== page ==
The Government ban on American XL bully dogs could lead to increased abandonment rates for the breed, a charity has said.

New rules due to come into force on December 31 will make it illegal to breed, sell, advertise, exchange, rehome, abandon or allow XL bully dogs to stray in England and Wales.

It will be illegal to own an XL bully from February 1 2024 unless the animal is on an exempt list, called the Index of Exempted Dogs.

Those who wish to keep their dogs have until the end of January to register them with the exemption scheme or they can choose to have their dog euthanised and apply for compensation.

Owners will be forced to comply with strict rules including the requirement to muzzle them and keep them on a lead in public, but the dogs must also be microchipped and neutered.

The Association of Dogs and Cats Homes (ADCH) fears the rules may lead to a “postcode lottery” on vets being able to help owners meet the terms, the BBC reported.

The charity said: “We fear that these factors will result in a postcode lottery on helping owners euthanise or neuter their bully XLs, and could increase abandonment rates for owners that have nowhere else to turn.”

The Department for Environment, Food and Rural Affairs (Defra) has been contacted for comment.

At the start of the month, following a Government update on the ban, Battersea Dogs and Cats Home released a statement on behalf of the Dog Control Coalition that expressed concerns over Defra’s definition of an American bully XL type.

The group said: “As a coalition of the country’s leading dog welfare and veterinary organisations we…will take time to thoroughly review this, whilst continuing to support owners in any way we can, including offering support and advice.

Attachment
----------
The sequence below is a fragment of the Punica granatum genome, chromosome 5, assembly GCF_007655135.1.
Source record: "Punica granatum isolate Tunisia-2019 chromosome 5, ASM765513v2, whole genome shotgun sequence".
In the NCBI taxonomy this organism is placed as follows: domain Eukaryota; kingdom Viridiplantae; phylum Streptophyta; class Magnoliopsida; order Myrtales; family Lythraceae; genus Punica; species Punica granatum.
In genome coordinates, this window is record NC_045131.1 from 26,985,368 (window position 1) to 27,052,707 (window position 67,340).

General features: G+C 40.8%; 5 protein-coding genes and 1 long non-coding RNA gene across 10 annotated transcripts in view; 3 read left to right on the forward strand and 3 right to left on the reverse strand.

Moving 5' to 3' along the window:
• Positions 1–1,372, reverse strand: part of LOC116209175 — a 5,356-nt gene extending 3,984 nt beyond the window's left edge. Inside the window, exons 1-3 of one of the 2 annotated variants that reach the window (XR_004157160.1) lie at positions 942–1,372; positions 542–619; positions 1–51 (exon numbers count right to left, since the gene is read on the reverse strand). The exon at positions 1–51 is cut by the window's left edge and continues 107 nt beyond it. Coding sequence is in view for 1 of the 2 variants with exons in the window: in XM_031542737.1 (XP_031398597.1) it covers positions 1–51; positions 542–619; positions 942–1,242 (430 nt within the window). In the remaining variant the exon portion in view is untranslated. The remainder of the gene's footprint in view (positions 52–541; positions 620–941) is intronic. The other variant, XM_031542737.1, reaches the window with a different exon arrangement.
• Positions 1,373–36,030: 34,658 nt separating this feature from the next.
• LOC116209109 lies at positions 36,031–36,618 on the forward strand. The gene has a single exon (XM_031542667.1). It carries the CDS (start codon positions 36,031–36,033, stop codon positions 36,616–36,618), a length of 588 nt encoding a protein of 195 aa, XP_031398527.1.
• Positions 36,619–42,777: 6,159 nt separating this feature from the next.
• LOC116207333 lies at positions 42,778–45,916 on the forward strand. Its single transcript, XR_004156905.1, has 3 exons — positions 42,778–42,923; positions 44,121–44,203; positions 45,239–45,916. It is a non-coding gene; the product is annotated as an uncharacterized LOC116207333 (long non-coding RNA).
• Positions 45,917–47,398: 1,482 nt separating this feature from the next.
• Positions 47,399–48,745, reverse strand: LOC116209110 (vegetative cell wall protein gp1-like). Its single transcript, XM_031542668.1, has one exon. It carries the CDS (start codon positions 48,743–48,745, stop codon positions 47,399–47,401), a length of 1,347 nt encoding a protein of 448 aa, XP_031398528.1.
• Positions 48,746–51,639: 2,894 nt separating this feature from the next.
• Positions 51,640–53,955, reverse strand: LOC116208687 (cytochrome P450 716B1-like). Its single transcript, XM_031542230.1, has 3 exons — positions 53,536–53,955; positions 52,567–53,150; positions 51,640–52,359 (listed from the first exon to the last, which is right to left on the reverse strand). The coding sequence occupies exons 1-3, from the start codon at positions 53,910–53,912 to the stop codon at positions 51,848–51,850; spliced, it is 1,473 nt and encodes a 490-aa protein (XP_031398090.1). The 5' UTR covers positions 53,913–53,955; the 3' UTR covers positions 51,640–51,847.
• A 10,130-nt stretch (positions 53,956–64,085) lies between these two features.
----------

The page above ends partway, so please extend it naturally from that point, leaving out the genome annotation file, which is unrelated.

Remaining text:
“We will also continue to support those working in the animal welfare sector who care for American bully XLs, and the vets who may find themselves asked to euthanise healthy dogs for no other reason than how they look.”

XL bully dogs
The breed will be banned from the end of the year (Jacob King/PA)

Dogs more than a year old on January 31 must be neutered by June 30 next year, while those less than 12 months old must be neutered by December 31 2024.

Owners without a certificate of exemption will face a criminal record and an unlimited fine if they are found to be in possession of an XL bully as of February 1, and their dog could be seized.

Then environment secretary Therese Coffey confirmed earlier in the year that she was adding the breed to the list of dogs prohibited under the Dangerous Dogs Act, adding that ministers have taken “quick and decisive action to protect the public from tragic dog attacks”.

The changes came following a spate of attacks involving the dogs.

In October, a woman was injured after she was attacked by her own American XL bully in Norfolk.

In September, 52-year-old Ian Price, from Staffordshire, died in hospital after being attacked by two American XL bullies.

XL Bully dogs protest
People take part in a protest in central London against the Government’s decision to add XL bully dogs to the list of prohibited breeds under the Dangerous Dogs Act (Jeff Moore/PA)

In November last year, Jack Lis, 10, was killed by a American XL bully while at a friend’s house in South Wales.

The owners of the dog, Amy Salter and Brandon Haydon, were jailed as a result of the attack.

Owners of the breed have staged protests against the ban, including a march through central London in September, where demonstrators did not take their dogs.

An official definition of the breed has been published by the Government, with features including a “heavy, large and broad” head and a “blocky or slightly squared” muzzle.

It is also described as being “heavily muscled” with a “large, blocky body giving the impression of great power for size”, and a glossy, smooth and close coat.

The XL bully joins a list of other banned dogs, including the pit bull terrier, Japanese Tosa, fila Brasileiro and dogo Argentino.